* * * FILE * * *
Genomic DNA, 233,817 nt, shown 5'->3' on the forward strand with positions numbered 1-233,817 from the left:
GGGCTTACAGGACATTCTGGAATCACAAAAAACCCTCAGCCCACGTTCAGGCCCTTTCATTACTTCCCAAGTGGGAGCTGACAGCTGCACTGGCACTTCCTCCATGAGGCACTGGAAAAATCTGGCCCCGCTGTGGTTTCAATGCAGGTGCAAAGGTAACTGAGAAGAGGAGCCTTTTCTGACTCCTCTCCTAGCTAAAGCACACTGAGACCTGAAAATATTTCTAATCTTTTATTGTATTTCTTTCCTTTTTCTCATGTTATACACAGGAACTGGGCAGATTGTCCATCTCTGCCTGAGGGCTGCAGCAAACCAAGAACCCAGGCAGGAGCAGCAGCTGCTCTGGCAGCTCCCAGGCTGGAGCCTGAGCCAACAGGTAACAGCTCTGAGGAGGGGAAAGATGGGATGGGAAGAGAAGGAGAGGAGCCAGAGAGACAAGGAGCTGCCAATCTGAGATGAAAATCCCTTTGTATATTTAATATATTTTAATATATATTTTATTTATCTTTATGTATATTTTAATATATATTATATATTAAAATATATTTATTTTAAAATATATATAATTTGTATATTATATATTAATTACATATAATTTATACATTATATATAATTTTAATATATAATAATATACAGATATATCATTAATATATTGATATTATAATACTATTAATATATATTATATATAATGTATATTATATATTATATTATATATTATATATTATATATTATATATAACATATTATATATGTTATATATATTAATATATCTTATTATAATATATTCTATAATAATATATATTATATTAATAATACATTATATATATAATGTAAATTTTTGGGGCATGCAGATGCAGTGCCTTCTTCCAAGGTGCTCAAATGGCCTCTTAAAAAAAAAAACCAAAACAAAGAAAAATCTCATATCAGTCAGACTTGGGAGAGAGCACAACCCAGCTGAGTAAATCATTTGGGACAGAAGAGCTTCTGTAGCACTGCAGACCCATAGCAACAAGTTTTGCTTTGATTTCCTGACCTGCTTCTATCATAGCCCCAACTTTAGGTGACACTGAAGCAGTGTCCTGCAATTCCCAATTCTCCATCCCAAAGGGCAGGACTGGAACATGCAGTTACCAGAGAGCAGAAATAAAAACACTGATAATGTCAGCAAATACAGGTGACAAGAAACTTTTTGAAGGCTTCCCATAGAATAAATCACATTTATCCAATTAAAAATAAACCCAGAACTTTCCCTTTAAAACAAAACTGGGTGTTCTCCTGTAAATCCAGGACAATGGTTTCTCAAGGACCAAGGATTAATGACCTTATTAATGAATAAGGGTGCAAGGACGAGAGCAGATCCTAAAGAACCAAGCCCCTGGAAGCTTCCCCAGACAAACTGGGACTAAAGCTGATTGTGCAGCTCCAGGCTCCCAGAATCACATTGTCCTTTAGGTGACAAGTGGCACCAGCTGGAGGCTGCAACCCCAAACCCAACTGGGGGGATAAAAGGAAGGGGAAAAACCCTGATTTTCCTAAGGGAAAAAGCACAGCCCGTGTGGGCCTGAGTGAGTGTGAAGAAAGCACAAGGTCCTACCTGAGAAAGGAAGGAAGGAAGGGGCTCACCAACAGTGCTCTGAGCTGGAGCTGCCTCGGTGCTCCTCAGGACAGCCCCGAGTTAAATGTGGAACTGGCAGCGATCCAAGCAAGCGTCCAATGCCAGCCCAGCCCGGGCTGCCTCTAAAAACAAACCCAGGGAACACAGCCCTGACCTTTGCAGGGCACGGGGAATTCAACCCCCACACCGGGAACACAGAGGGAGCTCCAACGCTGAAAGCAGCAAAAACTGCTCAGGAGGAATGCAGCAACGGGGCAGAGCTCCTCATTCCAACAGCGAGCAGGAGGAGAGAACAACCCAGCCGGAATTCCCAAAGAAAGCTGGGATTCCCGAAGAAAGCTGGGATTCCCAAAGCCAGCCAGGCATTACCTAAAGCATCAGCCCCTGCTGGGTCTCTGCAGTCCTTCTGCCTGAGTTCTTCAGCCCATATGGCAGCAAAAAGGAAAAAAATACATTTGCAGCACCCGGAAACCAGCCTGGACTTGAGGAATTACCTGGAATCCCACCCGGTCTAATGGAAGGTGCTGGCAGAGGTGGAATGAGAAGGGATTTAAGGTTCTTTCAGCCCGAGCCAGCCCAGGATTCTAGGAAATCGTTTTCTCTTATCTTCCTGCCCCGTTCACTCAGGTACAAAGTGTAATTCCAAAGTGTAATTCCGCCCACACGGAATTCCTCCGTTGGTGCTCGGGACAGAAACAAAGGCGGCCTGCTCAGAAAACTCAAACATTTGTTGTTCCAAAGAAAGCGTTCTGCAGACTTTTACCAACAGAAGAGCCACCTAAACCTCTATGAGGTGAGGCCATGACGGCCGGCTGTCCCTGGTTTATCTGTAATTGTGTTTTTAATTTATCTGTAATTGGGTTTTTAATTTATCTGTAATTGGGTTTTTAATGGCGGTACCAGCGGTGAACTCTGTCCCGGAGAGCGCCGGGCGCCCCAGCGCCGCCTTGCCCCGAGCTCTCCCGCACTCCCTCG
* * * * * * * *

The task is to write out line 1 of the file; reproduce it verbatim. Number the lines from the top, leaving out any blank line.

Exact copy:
Genomic DNA, 233,817 nt, shown 5'->3' on the forward strand with positions numbered 1-233,817 from the left: